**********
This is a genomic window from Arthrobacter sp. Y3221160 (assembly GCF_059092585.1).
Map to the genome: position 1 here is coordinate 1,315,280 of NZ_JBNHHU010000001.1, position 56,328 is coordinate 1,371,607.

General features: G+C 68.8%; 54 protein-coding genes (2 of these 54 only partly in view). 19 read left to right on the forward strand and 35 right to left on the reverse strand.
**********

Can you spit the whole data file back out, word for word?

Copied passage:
This is a genomic window from Arthrobacter sp. Y3221160 (assembly GCF_059092585.1).
Map to the genome: position 1 here is coordinate 1,315,280 of NZ_JBNHHU010000001.1, position 56,328 is coordinate 1,371,607.

General features: G+C 68.8%; 54 protein-coding genes (2 of these 54 only partly in view). 19 read left to right on the forward strand and 35 right to left on the reverse strand.